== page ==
Australia: Short Message Service Reminder Intervention Doubles Sexually Transmitted Infection/HIV Retesting Rates Among Men Who Have Sex With Men
June 15, 2011
In the current study, researchers evaluated the effect of a short message service (SMS) reminder system on STI retesting rates among men who have sex with men (MSM).
The SMS program began at a large Australian sexual health clinic in late 2008, offering three to six monthly reminders to HIV-negative MSM reporting high-risk sexual behavior. The authors compared HIV-negative MSM who had tested between Jan. 1 and Aug. 31, 2010, who received SMS reminders (n=714), with both a non-SMS group that had tested in the same period (n=1,084) and a pre-SMS (n=1,753) cohort.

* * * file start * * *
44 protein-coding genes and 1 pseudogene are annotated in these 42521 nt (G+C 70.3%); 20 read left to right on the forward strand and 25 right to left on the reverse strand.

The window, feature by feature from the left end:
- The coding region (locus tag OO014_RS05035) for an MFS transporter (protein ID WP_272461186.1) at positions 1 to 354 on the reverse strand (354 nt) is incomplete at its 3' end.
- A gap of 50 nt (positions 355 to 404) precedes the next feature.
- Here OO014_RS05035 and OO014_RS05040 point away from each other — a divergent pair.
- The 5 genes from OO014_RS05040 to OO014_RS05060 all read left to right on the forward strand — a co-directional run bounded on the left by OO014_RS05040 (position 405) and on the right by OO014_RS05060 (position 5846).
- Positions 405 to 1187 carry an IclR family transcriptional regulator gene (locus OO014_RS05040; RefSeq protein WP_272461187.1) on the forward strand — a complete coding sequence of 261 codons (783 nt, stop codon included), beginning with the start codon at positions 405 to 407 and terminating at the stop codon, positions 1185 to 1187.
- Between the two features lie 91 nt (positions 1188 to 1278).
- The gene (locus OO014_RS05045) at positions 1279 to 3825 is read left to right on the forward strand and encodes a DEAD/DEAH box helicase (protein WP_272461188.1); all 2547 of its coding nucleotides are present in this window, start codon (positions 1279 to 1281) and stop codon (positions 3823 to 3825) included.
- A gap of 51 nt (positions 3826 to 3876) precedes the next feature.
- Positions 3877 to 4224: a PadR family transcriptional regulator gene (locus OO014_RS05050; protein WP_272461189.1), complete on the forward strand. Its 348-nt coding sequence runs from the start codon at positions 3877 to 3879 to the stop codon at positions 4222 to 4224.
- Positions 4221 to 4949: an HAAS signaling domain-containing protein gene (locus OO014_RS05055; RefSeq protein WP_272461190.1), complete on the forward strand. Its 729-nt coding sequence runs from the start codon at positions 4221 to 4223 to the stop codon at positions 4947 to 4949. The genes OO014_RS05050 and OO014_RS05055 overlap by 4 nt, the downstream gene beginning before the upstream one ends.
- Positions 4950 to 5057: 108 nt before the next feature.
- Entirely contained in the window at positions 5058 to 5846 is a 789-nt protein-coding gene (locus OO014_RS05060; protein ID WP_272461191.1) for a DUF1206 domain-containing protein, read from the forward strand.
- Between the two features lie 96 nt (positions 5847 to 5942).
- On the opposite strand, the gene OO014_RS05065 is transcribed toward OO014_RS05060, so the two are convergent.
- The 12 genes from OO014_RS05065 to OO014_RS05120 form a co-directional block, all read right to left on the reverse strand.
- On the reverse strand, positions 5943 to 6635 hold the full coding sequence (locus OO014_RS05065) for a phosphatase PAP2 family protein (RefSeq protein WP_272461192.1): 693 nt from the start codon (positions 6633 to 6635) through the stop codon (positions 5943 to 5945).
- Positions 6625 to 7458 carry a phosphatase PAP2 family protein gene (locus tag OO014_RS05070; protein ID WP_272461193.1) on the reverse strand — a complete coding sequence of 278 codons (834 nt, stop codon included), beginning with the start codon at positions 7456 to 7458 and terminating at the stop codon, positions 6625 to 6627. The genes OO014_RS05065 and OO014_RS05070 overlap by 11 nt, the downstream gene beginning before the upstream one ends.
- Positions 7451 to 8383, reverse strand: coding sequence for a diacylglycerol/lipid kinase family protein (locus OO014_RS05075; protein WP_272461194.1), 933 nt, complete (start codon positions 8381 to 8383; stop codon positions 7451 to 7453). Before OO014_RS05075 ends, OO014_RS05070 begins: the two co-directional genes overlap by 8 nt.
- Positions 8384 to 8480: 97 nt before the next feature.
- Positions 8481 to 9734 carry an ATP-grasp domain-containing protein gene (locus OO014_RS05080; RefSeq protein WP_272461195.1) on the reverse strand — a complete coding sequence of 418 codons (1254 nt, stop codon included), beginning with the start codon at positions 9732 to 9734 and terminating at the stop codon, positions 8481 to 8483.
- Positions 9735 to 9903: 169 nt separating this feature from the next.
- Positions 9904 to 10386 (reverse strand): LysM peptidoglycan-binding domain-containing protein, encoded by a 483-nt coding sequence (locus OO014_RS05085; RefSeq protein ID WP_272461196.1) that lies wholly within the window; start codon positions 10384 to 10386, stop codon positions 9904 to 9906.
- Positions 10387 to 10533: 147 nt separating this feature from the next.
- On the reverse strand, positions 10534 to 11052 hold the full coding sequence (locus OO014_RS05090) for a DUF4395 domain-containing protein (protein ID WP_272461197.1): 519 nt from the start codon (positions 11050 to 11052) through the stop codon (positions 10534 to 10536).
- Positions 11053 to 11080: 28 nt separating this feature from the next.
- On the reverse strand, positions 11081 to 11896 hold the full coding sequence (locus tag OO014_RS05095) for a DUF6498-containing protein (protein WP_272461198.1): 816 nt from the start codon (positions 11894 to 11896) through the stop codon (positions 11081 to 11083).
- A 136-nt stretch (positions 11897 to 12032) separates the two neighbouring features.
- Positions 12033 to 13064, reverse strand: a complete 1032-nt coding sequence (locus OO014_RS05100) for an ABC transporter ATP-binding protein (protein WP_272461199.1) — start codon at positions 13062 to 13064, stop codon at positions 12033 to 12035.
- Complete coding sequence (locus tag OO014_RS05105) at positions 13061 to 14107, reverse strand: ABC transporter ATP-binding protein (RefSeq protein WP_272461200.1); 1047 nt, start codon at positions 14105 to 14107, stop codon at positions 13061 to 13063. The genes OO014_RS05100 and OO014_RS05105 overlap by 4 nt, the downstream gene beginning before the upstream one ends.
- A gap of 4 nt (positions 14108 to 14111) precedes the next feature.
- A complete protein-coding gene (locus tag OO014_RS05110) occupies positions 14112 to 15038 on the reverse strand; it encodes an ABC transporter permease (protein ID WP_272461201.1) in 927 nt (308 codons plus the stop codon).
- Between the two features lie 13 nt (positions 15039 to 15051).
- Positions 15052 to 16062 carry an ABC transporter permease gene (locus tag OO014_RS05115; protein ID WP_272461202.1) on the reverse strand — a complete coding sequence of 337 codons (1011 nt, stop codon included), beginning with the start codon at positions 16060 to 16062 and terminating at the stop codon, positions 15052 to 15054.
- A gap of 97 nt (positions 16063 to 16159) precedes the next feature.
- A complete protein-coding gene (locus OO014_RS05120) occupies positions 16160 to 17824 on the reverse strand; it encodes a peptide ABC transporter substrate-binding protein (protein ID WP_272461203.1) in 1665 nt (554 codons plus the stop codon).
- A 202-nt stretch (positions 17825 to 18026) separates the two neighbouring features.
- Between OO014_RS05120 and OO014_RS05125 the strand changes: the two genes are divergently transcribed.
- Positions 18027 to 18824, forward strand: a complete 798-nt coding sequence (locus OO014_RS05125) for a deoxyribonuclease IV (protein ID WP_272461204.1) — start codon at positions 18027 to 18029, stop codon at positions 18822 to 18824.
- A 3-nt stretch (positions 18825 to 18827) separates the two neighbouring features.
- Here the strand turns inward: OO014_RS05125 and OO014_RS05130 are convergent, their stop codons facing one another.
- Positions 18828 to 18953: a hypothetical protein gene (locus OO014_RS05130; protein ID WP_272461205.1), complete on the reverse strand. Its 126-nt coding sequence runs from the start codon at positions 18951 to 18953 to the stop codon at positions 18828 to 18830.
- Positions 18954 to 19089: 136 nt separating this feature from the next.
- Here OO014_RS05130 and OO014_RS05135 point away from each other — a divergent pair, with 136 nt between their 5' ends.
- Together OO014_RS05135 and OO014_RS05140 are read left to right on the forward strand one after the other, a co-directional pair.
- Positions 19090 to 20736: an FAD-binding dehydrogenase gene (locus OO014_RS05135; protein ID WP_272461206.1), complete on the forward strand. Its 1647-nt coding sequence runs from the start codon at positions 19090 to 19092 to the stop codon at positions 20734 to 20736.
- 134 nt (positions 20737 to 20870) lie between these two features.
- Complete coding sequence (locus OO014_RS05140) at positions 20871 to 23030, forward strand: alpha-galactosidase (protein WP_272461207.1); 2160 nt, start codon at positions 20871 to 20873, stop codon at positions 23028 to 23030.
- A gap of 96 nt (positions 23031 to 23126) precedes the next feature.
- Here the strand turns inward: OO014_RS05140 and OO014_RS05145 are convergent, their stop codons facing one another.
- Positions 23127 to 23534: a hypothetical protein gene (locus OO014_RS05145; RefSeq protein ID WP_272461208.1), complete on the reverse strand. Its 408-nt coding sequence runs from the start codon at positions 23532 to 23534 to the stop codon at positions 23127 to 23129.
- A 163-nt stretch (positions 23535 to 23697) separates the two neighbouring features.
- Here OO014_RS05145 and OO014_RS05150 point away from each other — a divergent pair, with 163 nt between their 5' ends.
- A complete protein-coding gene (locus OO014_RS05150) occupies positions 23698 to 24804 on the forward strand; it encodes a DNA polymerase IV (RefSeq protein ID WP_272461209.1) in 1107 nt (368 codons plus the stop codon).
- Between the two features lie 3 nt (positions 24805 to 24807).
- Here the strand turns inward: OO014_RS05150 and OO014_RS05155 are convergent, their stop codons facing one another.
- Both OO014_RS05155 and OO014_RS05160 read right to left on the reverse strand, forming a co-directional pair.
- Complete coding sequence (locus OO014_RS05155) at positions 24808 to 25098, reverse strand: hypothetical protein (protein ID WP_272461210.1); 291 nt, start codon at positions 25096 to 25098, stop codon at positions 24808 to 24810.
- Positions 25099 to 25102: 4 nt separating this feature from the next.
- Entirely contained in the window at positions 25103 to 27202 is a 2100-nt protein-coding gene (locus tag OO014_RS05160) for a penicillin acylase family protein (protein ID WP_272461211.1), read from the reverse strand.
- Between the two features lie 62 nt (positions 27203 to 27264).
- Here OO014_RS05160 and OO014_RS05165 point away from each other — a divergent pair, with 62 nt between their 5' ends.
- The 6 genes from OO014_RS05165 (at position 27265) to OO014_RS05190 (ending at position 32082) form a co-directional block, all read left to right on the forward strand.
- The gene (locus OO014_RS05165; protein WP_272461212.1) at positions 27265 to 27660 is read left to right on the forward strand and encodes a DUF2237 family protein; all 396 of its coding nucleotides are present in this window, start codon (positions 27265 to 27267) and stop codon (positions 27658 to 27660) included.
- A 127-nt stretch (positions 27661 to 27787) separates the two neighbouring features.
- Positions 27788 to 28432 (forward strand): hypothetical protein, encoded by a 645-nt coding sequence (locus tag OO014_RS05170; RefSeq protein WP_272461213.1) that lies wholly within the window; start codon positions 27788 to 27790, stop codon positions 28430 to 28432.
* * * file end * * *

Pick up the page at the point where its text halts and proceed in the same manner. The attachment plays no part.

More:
HIV/STD retesting rates were compared within nine months for each group. Baseline characteristics were compared, and multivariate logistic regression was used to analyze the association of SMS with retesting rates, as well as to control for any imbalances in the study groups.
In the SMS group, 64 percent retested within nine months, compared with 30 percent of non-SMS participants (p<0.001) and 31 percent of pre-SMS patients (p<0.001). Adjusted for baseline differences, retesting was 4.4 times more likely (95 percent confidence interval 3.5 to 5.5) in the SMS group than in the non-SMS group, and 3.1 times more likely (95 percent CI 2.5 to 3.8) than in the pre-SMS group.
"SMS reminders increased HIV/STI testing among HIV-negative MSM," concluded study authors. "SMS offers a cheap, efficient system to increase HIV/STI retesting in a busy clinical setting."
Sexually Transmitted Infections
04.2011; Vol. 87: P. 229-231; C. Bourne, V. Knight, R. Guy, H. Wand, H. Lu, A. McNulty
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